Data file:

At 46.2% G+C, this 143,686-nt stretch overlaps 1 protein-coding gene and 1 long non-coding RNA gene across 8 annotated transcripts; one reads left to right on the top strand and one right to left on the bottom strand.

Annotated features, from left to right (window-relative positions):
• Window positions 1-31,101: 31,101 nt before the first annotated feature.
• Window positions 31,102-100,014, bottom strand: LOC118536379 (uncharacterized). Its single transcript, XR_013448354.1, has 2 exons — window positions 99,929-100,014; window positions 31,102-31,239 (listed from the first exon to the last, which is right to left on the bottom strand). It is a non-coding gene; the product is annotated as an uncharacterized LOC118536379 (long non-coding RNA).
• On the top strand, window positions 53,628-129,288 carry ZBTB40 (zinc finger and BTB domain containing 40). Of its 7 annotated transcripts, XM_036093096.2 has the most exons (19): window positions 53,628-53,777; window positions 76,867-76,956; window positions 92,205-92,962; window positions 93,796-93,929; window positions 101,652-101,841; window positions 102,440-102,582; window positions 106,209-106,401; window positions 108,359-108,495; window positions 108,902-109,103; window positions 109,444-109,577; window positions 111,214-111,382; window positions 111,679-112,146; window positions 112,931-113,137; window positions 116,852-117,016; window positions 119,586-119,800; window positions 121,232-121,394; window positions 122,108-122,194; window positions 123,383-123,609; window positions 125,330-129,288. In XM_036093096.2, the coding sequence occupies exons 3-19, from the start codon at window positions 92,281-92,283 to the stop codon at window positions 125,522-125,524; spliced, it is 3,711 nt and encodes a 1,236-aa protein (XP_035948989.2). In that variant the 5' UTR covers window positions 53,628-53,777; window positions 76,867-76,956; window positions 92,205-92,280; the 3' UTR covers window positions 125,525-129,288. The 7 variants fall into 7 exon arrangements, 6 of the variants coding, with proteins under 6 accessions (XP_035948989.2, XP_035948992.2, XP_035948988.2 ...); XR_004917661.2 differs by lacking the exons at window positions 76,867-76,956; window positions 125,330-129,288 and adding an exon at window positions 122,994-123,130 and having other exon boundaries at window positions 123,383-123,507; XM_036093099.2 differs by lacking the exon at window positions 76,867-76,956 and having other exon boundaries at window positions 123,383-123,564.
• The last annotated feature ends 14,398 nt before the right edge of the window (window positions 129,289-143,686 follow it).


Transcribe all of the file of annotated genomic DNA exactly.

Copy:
At 46.2% G+C, this 143,686-nt stretch overlaps 1 protein-coding gene and 1 long non-coding RNA gene across 8 annotated transcripts; one reads left to right on the top strand and one right to left on the bottom strand.

Annotated features, from left to right (window-relative positions):
• Window positions 1-31,101: 31,101 nt before the first annotated feature.
• Window positions 31,102-100,014, bottom strand: LOC118536379 (uncharacterized). Its single transcript, XR_013448354.1, has 2 exons — window positions 99,929-100,014; window positions 31,102-31,239 (listed from the first exon to the last, which is right to left on the bottom strand). It is a non-coding gene; the product is annotated as an uncharacterized LOC118536379 (long non-coding RNA).
• On the top strand, window positions 53,628-129,288 carry ZBTB40 (zinc finger and BTB domain containing 40). Of its 7 annotated transcripts, XM_036093096.2 has the most exons (19): window positions 53,628-53,777; window positions 76,867-76,956; window positions 92,205-92,962; window positions 93,796-93,929; window positions 101,652-101,841; window positions 102,440-102,582; window positions 106,209-106,401; window positions 108,359-108,495; window positions 108,902-109,103; window positions 109,444-109,577; window positions 111,214-111,382; window positions 111,679-112,146; window positions 112,931-113,137; window positions 116,852-117,016; window positions 119,586-119,800; window positions 121,232-121,394; window positions 122,108-122,194; window positions 123,383-123,609; window positions 125,330-129,288. In XM_036093096.2, the coding sequence occupies exons 3-19, from the start codon at window positions 92,281-92,283 to the stop codon at window positions 125,522-125,524; spliced, it is 3,711 nt and encodes a 1,236-aa protein (XP_035948989.2). In that variant the 5' UTR covers window positions 53,628-53,777; window positions 76,867-76,956; window positions 92,205-92,280; the 3' UTR covers window positions 125,525-129,288. The 7 variants fall into 7 exon arrangements, 6 of the variants coding, with proteins under 6 accessions (XP_035948989.2, XP_035948992.2, XP_035948988.2 ...); XR_004917661.2 differs by lacking the exons at window positions 76,867-76,956; window positions 125,330-129,288 and adding an exon at window positions 122,994-123,130 and having other exon boundaries at window positions 123,383-123,507; XM_036093099.2 differs by lacking the exon at window positions 76,867-76,956 and having other exon boundaries at window positions 123,383-123,564.
• The last annotated feature ends 14,398 nt before the right edge of the window (window positions 129,289-143,686 follow it).